R Srinivasan

Sticks, stones, carrots and Covid vaccination

R Srinivasan | Updated on November 10, 2021

The nudge Both doses of Covid vaccines are mandatory for travel on Mumbai suburban trains   -  EMMANUAL YOGINI

We need both incentives and disincentives to make the vaccine drive a success

This column is being written in Mumbai, a city where I spent nearly two decades of my working life but am visiting after a gap of a few years. I am a huge fan of Mumbai’s public transport systems. Both the bus service — aptly named BEST — and the suburban rail network are the best and most efficient in the country, while the ubiquitous ‘kaali-peeli’ — the black and yellow taxi — remains the only cruising, metered urban taxi system which works. And is also affordable.

So when I had to travel to Nariman Point at the southern tip of Mumbai from my distant suburban lodgings for an appointment, I naturally headed to the suburban train station.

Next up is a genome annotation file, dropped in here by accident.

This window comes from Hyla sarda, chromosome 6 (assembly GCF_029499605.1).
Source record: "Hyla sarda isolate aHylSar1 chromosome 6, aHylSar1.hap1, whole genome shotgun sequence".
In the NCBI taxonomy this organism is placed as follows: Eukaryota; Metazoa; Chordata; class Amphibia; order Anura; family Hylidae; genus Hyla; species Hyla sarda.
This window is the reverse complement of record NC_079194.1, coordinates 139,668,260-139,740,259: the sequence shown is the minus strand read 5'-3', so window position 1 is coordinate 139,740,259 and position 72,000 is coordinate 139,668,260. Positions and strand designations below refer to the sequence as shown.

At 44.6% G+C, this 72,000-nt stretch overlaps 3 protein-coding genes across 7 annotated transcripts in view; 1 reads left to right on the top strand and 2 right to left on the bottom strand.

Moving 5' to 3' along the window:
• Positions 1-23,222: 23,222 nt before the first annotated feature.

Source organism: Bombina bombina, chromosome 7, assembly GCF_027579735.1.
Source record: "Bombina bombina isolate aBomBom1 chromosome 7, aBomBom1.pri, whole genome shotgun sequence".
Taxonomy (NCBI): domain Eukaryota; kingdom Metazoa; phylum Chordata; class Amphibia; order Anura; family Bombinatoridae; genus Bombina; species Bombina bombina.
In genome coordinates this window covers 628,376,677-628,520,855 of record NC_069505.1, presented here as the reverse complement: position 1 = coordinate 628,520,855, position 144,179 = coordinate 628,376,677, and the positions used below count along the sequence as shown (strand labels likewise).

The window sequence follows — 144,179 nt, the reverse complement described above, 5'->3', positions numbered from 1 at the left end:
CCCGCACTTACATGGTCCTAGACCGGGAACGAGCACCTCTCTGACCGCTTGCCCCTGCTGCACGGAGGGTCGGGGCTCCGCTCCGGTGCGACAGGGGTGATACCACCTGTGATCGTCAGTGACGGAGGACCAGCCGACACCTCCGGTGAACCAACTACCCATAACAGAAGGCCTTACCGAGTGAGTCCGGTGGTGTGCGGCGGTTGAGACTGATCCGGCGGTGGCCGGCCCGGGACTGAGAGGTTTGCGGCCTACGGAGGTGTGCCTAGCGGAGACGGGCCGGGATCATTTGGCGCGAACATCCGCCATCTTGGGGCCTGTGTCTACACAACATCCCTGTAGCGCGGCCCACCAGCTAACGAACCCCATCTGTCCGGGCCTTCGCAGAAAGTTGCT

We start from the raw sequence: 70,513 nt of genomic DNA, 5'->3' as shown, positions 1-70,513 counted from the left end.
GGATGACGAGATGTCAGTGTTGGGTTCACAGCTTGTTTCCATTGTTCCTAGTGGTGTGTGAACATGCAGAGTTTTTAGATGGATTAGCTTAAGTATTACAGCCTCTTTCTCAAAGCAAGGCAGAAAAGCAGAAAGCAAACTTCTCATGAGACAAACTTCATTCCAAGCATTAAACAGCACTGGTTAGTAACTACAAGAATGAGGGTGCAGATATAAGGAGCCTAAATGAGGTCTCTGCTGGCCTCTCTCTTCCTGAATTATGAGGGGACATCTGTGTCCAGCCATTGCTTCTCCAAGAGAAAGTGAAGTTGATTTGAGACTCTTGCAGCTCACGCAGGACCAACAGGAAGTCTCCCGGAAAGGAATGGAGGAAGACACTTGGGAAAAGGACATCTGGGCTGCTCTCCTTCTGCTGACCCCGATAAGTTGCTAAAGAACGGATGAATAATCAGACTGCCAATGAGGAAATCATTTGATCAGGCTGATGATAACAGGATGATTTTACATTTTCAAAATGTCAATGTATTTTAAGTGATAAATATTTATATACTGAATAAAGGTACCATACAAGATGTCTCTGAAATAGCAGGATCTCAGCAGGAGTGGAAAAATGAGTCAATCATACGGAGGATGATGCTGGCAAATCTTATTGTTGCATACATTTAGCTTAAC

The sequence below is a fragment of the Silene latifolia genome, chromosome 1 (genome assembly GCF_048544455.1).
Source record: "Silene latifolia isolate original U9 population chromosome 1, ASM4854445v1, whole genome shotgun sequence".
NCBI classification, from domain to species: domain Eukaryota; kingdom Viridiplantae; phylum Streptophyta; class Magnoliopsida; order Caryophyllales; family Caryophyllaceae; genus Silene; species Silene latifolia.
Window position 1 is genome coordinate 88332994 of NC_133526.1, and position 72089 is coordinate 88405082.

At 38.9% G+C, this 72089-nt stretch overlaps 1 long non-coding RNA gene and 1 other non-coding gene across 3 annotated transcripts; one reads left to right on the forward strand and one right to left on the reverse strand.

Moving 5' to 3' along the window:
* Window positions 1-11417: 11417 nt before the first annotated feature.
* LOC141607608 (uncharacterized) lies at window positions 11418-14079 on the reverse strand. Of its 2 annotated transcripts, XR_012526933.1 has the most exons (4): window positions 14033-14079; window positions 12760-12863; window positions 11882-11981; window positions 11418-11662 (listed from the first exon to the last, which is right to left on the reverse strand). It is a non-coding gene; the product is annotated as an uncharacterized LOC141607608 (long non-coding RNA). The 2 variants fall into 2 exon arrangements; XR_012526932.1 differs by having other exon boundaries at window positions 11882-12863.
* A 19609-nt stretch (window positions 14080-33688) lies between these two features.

That is because even at the best of times, the suburban train was the only system which gave you an accurate estimate of travel time between Point A and Point B in the city. By road — regardless of whether you were in a bus, a black-and-yellow or your Mercedes — there was no predicting the travel time because of traffic flows. Now, with most of the city dug up for either the metro or the proposed coastal road, it has become an even bigger game of chance.

Maximum city

I was surprised to find that one could only buy a ticket to travel on the suburban network if one could produce a vaccination certificate, that too with the final dose having been taken at least 14 days prior. And like everything else in Mumbai, the system may have been creaky and slow, but it actually worked. My certificate was checked before I could board the train.